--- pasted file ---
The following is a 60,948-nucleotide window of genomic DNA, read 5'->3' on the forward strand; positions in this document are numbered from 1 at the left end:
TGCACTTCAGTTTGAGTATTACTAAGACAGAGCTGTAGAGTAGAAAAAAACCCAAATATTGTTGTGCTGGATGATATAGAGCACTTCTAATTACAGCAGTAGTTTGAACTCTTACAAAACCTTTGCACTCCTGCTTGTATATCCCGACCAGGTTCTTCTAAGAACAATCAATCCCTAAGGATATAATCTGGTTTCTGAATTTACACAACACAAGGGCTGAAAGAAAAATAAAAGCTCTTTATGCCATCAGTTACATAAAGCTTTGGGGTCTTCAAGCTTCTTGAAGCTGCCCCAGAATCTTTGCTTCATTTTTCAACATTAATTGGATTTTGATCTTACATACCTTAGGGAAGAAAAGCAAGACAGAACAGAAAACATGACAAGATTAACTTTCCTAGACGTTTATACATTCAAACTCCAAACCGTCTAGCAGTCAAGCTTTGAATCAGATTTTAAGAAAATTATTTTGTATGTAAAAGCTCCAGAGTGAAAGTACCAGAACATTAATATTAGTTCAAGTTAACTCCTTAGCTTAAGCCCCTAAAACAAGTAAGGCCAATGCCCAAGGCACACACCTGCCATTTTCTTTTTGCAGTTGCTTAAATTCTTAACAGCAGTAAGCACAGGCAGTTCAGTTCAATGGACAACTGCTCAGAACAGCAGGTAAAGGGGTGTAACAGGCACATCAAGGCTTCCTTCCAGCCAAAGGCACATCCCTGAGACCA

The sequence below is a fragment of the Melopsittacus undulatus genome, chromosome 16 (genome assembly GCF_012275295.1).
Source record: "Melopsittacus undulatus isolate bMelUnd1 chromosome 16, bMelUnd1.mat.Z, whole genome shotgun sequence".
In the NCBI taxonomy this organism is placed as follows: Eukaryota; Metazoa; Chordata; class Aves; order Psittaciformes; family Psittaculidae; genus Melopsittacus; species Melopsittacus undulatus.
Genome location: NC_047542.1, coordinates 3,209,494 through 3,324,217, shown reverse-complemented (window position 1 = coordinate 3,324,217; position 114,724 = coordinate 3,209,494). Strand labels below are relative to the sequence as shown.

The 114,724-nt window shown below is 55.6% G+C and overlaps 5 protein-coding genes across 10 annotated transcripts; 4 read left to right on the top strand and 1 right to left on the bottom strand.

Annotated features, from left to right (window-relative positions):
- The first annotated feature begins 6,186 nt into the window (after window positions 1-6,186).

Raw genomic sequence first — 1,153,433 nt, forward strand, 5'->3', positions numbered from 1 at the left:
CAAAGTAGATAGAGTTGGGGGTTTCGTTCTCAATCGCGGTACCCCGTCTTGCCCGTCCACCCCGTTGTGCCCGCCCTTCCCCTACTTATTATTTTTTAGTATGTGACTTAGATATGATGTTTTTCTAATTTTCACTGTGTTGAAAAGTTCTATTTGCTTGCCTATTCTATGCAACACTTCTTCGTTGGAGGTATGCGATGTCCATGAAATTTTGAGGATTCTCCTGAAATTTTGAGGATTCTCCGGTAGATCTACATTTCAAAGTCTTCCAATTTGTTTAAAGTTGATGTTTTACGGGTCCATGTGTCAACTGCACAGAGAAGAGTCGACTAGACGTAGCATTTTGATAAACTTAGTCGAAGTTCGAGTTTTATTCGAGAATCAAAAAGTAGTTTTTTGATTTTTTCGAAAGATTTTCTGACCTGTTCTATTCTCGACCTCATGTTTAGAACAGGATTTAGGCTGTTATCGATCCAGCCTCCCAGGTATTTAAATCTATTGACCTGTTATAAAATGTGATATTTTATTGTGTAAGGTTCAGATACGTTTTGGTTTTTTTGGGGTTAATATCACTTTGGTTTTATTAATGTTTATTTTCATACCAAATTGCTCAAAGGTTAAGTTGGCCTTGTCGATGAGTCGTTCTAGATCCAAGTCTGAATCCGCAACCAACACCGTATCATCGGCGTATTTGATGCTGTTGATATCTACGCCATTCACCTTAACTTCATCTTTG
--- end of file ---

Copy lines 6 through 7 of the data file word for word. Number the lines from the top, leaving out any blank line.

Genome location: NC_047542.1, coordinates 3,209,494 through 3,324,217, shown reverse-complemented (window position 1 = coordinate 3,324,217; position 114,724 = coordinate 3,209,494). Strand labels below are relative to the sequence as shown.

The 114,724-nt window shown below is 55.6% G+C and overlaps 5 protein-coding genes across 10 annotated transcripts; 4 read left to right on the top strand and 1 right to left on the bottom strand.